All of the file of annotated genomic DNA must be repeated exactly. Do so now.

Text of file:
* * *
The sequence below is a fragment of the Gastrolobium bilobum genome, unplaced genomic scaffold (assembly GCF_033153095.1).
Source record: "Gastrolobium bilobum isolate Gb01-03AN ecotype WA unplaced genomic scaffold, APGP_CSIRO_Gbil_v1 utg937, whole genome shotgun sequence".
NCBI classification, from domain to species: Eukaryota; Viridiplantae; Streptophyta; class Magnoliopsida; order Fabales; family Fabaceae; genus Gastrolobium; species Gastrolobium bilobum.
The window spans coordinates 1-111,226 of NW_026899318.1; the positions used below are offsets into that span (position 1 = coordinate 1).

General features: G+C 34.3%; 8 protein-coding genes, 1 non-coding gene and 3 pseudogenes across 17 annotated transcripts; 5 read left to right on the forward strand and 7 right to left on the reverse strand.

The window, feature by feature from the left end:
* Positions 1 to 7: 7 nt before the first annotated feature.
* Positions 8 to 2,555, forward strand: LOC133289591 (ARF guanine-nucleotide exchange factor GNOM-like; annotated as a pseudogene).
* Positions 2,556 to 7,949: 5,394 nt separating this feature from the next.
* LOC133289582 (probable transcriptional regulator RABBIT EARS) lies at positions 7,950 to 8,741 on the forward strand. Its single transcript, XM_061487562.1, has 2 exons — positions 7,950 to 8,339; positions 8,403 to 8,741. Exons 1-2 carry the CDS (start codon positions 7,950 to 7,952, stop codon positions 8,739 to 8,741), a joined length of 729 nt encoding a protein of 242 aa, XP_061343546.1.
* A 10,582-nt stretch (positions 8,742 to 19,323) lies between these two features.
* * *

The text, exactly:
The sequence below is a fragment of the Gastrolobium bilobum genome, unplaced genomic scaffold (assembly GCF_033153095.1).
Source record: "Gastrolobium bilobum isolate Gb01-03AN ecotype WA unplaced genomic scaffold, APGP_CSIRO_Gbil_v1 utg937, whole genome shotgun sequence".
NCBI classification, from domain to species: Eukaryota; Viridiplantae; Streptophyta; class Magnoliopsida; order Fabales; family Fabaceae; genus Gastrolobium; species Gastrolobium bilobum.
The window spans coordinates 1-111,226 of NW_026899318.1; the positions used below are offsets into that span (position 1 = coordinate 1).

General features: G+C 34.3%; 8 protein-coding genes, 1 non-coding gene and 3 pseudogenes across 17 annotated transcripts; 5 read left to right on the forward strand and 7 right to left on the reverse strand.

The window, feature by feature from the left end:
* Positions 1 to 7: 7 nt before the first annotated feature.
* Positions 8 to 2,555, forward strand: LOC133289591 (ARF guanine-nucleotide exchange factor GNOM-like; annotated as a pseudogene).
* Positions 2,556 to 7,949: 5,394 nt separating this feature from the next.
* LOC133289582 (probable transcriptional regulator RABBIT EARS) lies at positions 7,950 to 8,741 on the forward strand. Its single transcript, XM_061487562.1, has 2 exons — positions 7,950 to 8,339; positions 8,403 to 8,741. Exons 1-2 carry the CDS (start codon positions 7,950 to 7,952, stop codon positions 8,739 to 8,741), a joined length of 729 nt encoding a protein of 242 aa, XP_061343546.1.
* A 10,582-nt stretch (positions 8,742 to 19,323) lies between these two features.